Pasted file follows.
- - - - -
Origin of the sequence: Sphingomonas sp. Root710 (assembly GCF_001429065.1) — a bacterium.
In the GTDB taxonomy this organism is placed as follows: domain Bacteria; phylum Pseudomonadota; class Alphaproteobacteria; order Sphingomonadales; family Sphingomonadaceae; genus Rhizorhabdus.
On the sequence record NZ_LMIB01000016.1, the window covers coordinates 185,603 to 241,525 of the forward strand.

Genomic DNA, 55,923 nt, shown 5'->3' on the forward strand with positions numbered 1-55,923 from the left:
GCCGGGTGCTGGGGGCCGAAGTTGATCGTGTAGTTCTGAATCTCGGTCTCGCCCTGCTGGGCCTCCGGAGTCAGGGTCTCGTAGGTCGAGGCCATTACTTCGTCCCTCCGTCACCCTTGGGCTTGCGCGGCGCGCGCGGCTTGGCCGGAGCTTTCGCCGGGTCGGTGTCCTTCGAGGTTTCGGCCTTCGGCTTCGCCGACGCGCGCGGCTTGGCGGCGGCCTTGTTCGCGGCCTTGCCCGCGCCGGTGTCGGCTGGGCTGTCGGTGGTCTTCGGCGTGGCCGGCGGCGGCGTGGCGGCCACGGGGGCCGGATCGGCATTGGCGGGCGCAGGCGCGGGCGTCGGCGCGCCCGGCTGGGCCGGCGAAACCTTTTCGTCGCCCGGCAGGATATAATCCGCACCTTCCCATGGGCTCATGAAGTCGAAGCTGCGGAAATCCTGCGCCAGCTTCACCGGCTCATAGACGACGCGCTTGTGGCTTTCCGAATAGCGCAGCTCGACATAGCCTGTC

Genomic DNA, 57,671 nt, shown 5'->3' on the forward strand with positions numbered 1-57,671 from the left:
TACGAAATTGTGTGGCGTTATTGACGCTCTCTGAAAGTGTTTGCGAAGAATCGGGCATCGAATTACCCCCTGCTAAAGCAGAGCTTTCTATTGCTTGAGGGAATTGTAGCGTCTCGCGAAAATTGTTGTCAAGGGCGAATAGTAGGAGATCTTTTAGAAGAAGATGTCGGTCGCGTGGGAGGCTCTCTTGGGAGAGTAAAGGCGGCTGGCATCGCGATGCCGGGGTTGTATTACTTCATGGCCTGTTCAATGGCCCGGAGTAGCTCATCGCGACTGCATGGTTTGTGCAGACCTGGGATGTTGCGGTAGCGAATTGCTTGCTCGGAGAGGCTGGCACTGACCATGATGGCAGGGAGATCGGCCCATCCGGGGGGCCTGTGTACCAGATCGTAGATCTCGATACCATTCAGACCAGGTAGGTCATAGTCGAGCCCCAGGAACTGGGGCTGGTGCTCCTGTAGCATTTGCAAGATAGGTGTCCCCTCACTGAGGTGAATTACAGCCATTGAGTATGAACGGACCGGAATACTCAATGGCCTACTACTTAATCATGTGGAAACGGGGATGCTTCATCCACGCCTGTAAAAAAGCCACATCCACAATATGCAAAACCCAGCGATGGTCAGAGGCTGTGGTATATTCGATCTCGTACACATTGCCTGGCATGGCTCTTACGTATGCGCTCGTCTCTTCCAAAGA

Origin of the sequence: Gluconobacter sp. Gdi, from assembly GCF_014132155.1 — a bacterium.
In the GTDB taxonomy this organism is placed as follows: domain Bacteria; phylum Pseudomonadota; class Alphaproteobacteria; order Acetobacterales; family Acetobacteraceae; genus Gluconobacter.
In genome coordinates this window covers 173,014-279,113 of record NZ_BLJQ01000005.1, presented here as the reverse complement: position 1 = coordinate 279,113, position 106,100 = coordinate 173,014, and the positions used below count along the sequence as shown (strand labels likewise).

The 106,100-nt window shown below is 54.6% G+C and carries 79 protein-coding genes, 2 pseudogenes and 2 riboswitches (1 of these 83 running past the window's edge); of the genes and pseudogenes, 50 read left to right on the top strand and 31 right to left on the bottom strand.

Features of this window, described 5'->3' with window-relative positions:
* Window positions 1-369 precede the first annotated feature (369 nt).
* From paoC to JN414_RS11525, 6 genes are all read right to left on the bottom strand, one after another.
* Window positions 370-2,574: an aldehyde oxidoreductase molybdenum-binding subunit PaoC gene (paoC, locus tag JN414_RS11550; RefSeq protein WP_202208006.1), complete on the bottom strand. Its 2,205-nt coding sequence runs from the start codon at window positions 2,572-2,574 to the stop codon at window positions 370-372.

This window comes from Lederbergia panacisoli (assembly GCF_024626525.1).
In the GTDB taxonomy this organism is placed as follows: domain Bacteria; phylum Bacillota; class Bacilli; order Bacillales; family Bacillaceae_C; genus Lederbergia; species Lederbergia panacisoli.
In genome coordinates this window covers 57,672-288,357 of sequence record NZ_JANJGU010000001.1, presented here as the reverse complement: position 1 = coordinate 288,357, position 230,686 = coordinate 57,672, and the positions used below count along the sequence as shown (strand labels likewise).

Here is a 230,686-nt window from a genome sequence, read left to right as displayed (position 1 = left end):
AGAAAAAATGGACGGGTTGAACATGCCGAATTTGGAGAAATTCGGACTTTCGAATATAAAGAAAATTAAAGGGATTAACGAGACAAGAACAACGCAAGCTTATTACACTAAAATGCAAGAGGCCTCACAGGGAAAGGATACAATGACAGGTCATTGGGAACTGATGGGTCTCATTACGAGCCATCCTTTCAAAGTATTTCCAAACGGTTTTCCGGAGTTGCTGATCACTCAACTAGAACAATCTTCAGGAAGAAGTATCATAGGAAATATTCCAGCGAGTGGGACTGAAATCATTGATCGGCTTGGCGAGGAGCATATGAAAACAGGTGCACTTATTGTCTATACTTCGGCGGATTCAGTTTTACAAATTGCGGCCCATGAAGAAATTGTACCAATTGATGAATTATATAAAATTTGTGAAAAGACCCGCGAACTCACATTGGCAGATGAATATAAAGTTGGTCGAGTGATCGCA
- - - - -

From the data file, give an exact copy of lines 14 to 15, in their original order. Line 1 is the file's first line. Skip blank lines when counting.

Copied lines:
* From paoC to JN414_RS11525, 6 genes are all read right to left on the bottom strand, one after another.
* Window positions 370-2,574: an aldehyde oxidoreductase molybdenum-binding subunit PaoC gene (paoC, locus tag JN414_RS11550; RefSeq protein WP_202208006.1), complete on the bottom strand. Its 2,205-nt coding sequence runs from the start codon at window positions 2,572-2,574 to the stop codon at window positions 370-372.